Looking ahead, coatings suppliers to the US auto sector continue to innovate with self-healing and self-cleaning coatings, self-stratifying coatings, coatings with pollution-eating properties, “smart” coatings that respond to stimuli by altering their properties, burnish- and scratch-resistant matte coatings, and coatings with solar heat management. 

“Today’s consumers are increasingly demanding distinctive and personalised vehicles and colour is a significant consideration for them,” said Daniel Daley, Senior Consultant for Ohio-based chemical manufacturing company The ChemQuest Group, “We’re seeing an increased interest in solid colours, which results in a decline for metallic colours and special effects. Instead, buyers are looking for variety and depth in terms of colour choice, as well as sustained brilliance over the life of the vehicle.” 

As for environmental good practice, he said: “Automotive OEMs are seeking improved performance related to brilliance and sustained colour over the vehicle’s life. They are also turning to sustainable colours that are made with recycled materials and have a lower environmental impact. Coatings companies are working to address these needs by developing more durable coatings that hold a vehicle’s resale value by maintaining the ‘new-car’ look, as well as more sustainable options such as natural pigments.” 

READ MORE:

Market report: Automotive coatings in Pakistan

Japan looks to electric vehicles

Environmental concerns are also changing the Japanese auto industry paint and coating market, particularly as this country also shifts towards electric vehicles. 

“We are focusing on reducing CO2 emissions, which is a common issue for EV manufacturers,” said Kazumi Nishimura, spokeswoman for Osaka-based Kansai Paint. “One of our efforts focuses on reducing the distance between the car body and the spray gun, thereby reducing waste and contributing to the reduction of CO2 emissions,” she told PPCJ.  

“Currently, we are in the process of gradually reducing the distance from about 30cm while taking into consideration the thickness of the coating film,” she said. “Additionally, in the drying process for topcoats, which requires lower temperatures, we are working to reduce the temperature from the usual 140 degrees.”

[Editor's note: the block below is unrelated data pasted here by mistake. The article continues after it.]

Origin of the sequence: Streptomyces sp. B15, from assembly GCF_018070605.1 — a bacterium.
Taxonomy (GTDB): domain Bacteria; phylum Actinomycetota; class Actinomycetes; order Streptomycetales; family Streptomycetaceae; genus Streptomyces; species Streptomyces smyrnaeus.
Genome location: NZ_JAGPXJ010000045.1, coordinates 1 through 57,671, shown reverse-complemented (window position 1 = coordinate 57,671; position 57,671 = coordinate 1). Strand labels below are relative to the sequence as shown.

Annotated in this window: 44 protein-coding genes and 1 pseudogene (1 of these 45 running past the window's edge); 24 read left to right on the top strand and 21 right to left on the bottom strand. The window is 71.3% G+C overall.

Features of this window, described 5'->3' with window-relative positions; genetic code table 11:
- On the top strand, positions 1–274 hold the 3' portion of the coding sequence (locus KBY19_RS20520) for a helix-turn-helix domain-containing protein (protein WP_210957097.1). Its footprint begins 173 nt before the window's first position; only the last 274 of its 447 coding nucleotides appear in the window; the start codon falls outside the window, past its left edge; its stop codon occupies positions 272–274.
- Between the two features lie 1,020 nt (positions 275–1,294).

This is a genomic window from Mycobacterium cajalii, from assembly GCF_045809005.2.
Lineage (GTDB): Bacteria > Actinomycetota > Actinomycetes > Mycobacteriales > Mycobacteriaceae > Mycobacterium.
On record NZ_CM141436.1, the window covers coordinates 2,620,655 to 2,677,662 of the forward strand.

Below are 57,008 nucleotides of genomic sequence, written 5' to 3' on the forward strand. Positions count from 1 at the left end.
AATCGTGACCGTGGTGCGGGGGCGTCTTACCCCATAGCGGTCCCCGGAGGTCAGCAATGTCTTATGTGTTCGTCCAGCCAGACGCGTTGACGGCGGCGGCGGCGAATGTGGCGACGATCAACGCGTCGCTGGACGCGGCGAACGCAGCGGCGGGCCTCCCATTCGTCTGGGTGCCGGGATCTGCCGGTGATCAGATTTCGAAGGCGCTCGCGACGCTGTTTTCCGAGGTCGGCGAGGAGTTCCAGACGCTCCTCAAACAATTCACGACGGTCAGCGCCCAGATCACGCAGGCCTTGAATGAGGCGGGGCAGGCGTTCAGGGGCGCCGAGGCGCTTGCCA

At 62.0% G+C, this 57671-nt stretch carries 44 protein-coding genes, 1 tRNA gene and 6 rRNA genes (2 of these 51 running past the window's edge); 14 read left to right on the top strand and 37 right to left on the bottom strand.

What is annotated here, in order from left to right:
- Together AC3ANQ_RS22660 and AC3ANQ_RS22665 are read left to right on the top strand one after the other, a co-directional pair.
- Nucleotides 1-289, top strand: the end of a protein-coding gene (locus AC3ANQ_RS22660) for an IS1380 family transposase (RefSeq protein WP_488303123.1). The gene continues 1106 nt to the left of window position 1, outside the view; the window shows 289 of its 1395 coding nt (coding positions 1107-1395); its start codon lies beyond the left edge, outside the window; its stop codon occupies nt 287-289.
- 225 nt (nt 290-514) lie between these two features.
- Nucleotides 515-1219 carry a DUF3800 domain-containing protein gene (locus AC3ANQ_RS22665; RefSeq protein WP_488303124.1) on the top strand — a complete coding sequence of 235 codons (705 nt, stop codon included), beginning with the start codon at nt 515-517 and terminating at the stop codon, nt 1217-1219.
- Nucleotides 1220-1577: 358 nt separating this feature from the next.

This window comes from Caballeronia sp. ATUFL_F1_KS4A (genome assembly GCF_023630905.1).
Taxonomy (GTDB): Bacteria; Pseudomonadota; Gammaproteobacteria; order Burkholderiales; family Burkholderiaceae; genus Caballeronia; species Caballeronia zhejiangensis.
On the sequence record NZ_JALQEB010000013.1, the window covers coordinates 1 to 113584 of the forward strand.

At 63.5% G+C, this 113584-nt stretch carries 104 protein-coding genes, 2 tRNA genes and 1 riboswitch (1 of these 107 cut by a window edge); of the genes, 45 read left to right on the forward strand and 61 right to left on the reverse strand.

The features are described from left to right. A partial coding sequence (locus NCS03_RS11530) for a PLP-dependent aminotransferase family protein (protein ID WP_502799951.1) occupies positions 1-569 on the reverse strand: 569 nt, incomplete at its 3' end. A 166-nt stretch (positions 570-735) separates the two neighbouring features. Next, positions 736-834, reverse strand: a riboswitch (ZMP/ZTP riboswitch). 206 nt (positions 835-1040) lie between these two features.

The auto sector eco-shift is also changing coatings colours here, too. Simple shades of white, silver and black that have long dominated Japan’s streets are still there, but analysts say consumers are becoming more daring. 

BASF Japan said solid-feel opaque greys and shades of the colour, such as ‘petrol grey’ that “look like solid, non-metallic colours…are becoming more expressive through the addition of aluminium or pearl flakes,” said Chiharu Matsuhara, Head of Design, Asia Pacific, BASF. “This gives an unusual effect in automotive exterior colours and has brought new aesthetics to the industry,” he told PPCJ.  

Chromatic blue has been growing in popularity, said Matsuhara, with green, from ‘fresh green’ to almost khaki, with greyish tones, particularly fashionable among SUV owners. 

Kansai said its automotive sector sales rebounded to Japanese Yen JPY149.4bn (US$1.01bn) in the fiscal year between April 2022 and March 2023, primarily due to increased vehicle production after the pandemic and rising demand in India and Europe. 

Auto coatings accounted for 39% of the firm’s total domestic sales during the period, said Nishimura, and 61% of overseas sales. 

“We are finding that natural colours, earth tones, are currently popular, with textures between solids and metallic,” she said. “We believe that colours with calm tones inspired by nature are presently matching the sensibilities of consumers who are seeking comfort.” 

And Kansai is developing coatings that allow consumers to change their car colour without an expensive respray: “Based on the concept of ‘making people happy with the colour of an automobile,’ we have succeeded in developing a technology that enables us to paint a car the colour we like at the time of purchase but then later peel off that layer to reveal another colour,” said Nishimura. 

< Previous article

Focus on additives: Upcycled olive stones

Next article >

Focus on additives: Open time extending additives for latex paints and the importance of their impact on other coating parameters